11 Surprising Things About Warren Buffett and Berkshire Hathaway | Personal Finance


(Selena Marajian)

Many of us may think we know a lot about super investor Warren Buffett, who has been at the helm of Berkshire Hathaway (NYSE: BRK.A) (NYSE: BRK.B) for more than 50 years. You may know some things, such as the fact that he’s a great investor, a frugal guy, and someone who still lives in a relatively modest house he bought in the ’50s — but there are likely still some details that will surprise you. Better still, some things about Buffett can even help you get financially stronger.

Here’s a look at 11 surprising things about the guy — and his company. See how many make you raise your eyebrows.

Image source: Getty Images.

1. He has a really good long-term performance record

Most folks don’t know just how Amazing Buffett’s track record is. Over 50-plus years, he has increased the market value of Berkshire Hathaway by an average annual rate of about 20%. Consider that the S&P 500 has averaged only around 10% over the same period, which is pretty good. Consider, too, that a 20% growth rate will turn a single $100 investment into about $900,000 over 50 years. We may not have 50 years of investing ahead of us, but the power of compounding can still build our wealth effectively.

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2. I’ve started really, really early

If you’re in your 20s or 30s or 40s and are thinking of becoming as successful as Buffett, you’re at a disadvantage — because he had a big head start over you. According to Roger Lowenstein — who wrote the terrific biography Buffett: The Making of an American Capitalist — Buffett began making money selling gum to passers-by when he was only five years old. We, too, would do well not to put off saving and investing for our futures, even if we’re far from five years old.

(It’s worth noting that Buffett’s wealth is all his own; he didn’t build on any inheritance or gift from his parents.)

3. His investing strategy has evolved

Buffett’s first mentor and a huge influence on him was Benjamin Graham, author of the investing classics The Intelligent Investor and Security Analysis. Thanks in large part to Graham, Buffett started out as a strict value investor, meaning that he only wanted to buy stocks for less than they were worth — often significantly less. I have explained this old approach in his 1989 letter to shareholders:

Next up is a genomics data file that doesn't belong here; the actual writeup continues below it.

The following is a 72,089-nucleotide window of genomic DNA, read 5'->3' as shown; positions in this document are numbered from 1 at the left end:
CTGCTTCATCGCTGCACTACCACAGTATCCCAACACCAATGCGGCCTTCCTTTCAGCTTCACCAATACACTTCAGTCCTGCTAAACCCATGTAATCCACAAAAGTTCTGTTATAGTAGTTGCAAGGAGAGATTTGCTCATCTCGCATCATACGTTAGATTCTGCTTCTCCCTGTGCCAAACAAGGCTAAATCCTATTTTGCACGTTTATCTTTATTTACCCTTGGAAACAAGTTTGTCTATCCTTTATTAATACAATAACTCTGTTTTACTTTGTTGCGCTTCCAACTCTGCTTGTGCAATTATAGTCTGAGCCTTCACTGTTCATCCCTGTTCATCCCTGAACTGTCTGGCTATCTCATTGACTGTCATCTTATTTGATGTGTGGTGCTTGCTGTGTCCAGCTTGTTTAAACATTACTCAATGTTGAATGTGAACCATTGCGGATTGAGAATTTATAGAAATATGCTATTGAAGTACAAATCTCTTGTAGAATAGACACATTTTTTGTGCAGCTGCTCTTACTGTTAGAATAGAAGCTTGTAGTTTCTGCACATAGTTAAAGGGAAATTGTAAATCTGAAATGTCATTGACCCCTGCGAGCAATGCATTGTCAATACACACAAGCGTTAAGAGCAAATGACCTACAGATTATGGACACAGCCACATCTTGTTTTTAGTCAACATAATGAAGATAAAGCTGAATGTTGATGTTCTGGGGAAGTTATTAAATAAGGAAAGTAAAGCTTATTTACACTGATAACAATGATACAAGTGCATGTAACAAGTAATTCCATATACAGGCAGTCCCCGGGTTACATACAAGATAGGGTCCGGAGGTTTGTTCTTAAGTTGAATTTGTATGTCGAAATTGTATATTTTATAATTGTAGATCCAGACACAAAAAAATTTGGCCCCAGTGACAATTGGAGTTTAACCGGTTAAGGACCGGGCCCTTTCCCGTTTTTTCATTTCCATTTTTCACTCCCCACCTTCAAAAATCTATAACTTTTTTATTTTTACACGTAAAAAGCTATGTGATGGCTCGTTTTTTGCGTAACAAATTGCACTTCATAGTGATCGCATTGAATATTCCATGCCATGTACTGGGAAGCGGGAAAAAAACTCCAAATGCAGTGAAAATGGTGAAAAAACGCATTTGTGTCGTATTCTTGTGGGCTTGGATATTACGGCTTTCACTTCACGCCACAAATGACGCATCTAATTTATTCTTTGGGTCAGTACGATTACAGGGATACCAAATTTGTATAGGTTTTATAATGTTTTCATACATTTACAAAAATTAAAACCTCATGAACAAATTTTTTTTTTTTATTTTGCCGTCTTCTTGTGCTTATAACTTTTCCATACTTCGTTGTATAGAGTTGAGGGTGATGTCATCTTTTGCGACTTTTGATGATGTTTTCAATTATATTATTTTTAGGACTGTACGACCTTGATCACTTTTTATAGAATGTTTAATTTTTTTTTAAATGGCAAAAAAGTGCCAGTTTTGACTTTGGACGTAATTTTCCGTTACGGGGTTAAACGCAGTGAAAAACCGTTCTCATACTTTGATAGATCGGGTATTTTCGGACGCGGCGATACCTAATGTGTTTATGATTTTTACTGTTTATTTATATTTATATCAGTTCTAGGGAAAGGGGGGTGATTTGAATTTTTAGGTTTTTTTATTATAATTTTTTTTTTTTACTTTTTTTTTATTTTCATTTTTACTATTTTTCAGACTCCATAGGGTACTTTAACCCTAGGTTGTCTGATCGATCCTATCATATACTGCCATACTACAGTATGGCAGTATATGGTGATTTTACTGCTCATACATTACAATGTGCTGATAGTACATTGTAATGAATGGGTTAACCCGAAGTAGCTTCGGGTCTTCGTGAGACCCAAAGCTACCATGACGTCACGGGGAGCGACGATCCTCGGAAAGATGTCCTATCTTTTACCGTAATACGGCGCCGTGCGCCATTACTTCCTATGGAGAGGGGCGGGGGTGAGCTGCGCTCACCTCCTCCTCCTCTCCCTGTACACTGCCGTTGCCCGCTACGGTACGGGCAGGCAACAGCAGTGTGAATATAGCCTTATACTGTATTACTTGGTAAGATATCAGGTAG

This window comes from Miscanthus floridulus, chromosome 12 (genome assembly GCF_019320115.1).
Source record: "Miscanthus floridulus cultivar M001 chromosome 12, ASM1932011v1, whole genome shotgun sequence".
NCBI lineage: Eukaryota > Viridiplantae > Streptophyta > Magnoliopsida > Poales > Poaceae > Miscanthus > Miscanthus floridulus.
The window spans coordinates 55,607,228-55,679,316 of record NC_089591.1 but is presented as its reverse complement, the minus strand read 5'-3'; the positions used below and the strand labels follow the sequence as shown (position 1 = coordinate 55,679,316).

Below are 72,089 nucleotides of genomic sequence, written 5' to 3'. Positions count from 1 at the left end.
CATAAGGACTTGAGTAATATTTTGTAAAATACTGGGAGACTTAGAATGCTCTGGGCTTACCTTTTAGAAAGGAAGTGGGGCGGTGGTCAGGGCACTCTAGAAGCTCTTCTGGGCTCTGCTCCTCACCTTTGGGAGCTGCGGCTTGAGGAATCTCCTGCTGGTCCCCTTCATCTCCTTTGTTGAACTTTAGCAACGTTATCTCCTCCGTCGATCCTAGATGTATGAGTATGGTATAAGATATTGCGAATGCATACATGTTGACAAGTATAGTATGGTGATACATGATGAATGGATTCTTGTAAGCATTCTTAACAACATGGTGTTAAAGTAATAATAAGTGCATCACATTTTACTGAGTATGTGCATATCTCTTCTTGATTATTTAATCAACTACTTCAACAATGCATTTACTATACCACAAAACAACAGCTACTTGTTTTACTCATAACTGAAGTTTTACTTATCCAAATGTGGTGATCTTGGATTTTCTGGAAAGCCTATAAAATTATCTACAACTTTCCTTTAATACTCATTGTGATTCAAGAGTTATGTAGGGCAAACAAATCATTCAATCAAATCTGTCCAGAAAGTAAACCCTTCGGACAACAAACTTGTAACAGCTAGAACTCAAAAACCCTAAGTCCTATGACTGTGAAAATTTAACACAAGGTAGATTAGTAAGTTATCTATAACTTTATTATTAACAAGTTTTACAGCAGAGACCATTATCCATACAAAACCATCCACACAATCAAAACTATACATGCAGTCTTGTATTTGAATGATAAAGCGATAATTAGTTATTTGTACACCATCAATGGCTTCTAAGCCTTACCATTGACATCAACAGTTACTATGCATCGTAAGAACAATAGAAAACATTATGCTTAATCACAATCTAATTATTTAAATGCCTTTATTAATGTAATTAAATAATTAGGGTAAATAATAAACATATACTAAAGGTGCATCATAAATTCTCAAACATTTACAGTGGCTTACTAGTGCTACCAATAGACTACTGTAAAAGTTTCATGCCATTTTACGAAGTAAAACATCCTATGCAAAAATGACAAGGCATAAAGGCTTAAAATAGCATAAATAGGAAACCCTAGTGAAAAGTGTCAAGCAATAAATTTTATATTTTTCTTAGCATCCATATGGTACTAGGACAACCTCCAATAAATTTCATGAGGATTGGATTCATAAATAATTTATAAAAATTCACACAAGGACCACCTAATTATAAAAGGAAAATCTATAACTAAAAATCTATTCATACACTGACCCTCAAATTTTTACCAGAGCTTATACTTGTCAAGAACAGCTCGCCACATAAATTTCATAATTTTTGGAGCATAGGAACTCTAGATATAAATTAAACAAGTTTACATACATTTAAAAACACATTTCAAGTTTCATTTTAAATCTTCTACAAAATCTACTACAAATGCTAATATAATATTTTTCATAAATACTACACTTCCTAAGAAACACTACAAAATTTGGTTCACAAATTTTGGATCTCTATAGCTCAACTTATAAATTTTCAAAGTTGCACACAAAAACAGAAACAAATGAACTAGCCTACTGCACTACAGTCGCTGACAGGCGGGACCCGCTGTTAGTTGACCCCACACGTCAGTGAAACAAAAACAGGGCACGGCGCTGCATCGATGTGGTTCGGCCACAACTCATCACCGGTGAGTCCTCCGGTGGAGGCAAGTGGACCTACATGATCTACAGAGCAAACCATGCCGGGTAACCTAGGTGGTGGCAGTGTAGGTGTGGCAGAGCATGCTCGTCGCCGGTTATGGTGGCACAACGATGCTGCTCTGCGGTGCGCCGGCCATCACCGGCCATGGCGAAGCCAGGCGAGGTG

If you buy a stock at a sufficiently low price, there will usually be some hiccup in the fortunes of the business that gives you a chance to unload at a decent profit, even though the long-term performance of the business may be terrible. I call this the “cigar butt” approach to investing. A cigar butt found on the street that has only one puff left in it may not offer much of a smoke, but the “bargain purchase” will make that puff all profit.

He then went on to explain that he has learned, in large part from his longtime investing partner and friend Charlie Munger, that it’s often worth paying more for a sufficiently terrific business: “It’s far better to buy a wonderful company at a fair price than a fair company at a wonderful price.”

4. He’s good at tossing newspapers

It’s true that Buffett spends most of his time in non-strenuous activities such as reading. But that doesn’t mean he can’t show off some skills now and then. At his annual shareholder meeting weekends, he has engaged in ping pong battles, thrown out the first ball at baseball games, and has challenged the likes of Bill Gates to a newspaper-tossing contest. He’s good at newspaper tossing because he delivered 600,000 of them in his youth, earning around $175 per month — a not-uncommon wage for a full-time working man. (Buffett also plays the ukulele. See? Many skills.)

5. He was rejected by Harvard Business School

It may be hard to believe, but Harvard Business School rejected young Buffett when he applied to it. He has called that “the best thing that ever happened to me” — he ended up attending Columbia, where he got to study with value investing experts Benjamin Graham and David Dodd.

6. His net worth tops many countries’ GDPs

Buffett’s net worth was recently estimated at $118 billion by Forbes. To put that into perspective, he’s worth more than the gross domestic product (GDP) of many, many countries — such as Morocco and Kuwait, according to World Bank data. His net worth is more than half the GDP of countries like Portugal and New Zealand.